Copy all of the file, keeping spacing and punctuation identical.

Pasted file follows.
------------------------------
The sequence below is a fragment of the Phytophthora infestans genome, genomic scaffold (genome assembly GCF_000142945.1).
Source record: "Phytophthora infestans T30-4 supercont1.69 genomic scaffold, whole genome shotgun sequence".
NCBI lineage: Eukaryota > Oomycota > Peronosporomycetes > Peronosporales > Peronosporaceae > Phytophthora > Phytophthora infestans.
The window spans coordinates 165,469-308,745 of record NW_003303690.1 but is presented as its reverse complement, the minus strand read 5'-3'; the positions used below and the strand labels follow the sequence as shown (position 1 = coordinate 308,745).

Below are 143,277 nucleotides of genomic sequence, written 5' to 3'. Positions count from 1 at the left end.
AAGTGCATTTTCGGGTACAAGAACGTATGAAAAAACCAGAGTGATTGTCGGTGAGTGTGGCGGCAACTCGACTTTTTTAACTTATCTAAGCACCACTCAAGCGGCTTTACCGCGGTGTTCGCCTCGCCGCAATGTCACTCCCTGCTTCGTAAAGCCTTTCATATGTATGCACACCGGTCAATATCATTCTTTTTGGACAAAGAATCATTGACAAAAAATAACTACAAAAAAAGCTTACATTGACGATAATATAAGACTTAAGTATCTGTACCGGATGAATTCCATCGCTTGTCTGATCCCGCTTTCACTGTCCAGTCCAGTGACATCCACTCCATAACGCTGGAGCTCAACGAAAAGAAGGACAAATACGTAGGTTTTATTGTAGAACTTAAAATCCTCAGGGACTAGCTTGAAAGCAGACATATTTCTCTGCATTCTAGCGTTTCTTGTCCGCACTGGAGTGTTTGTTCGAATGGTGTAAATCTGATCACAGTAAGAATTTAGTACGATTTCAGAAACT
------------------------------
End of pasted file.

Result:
The sequence below is a fragment of the Phytophthora infestans genome, genomic scaffold (genome assembly GCF_000142945.1).
Source record: "Phytophthora infestans T30-4 supercont1.69 genomic scaffold, whole genome shotgun sequence".
NCBI lineage: Eukaryota > Oomycota > Peronosporomycetes > Peronosporales > Peronosporaceae > Phytophthora > Phytophthora infestans.
The window spans coordinates 165,469-308,745 of record NW_003303690.1 but is presented as its reverse complement, the minus strand read 5'-3'; the positions used below and the strand labels follow the sequence as shown (position 1 = coordinate 308,745).

Below are 143,277 nucleotides of genomic sequence, written 5' to 3'. Positions count from 1 at the left end.
AAGTGCATTTTCGGGTACAAGAACGTATGAAAAAACCAGAGTGATTGTCGGTGAGTGTGGCGGCAACTCGACTTTTTTAACTTATCTAAGCACCACTCAAGCGGCTTTACCGCGGTGTTCGCCTCGCCGCAATGTCACTCCCTGCTTCGTAAAGCCTTTCATATGTATGCACACCGGTCAATATCATTCTTTTTGGACAAAGAATCATTGACAAAAAATAACTACAAAAAAAGCTTACATTGACGATAATATAAGACTTAAGTATCTGTACCGGATGAATTCCATCGCTTGTCTGATCCCGCTTTCACTGTCCAGTCCAGTGACATCCACTCCATAACGCTGGAGCTCAACGAAAAGAAGGACAAATACGTAGGTTTTATTGTAGAACTTAAAATCCTCAGGGACTAGCTTGAAAGCAGACATATTTCTCTGCATTCTAGCGTTTCTTGTCCGCACTGGAGTGTTTGTTCGAATGGTGTAAATCTGATCACAGTAAGAATTTAGTACGATTTCAGAAACT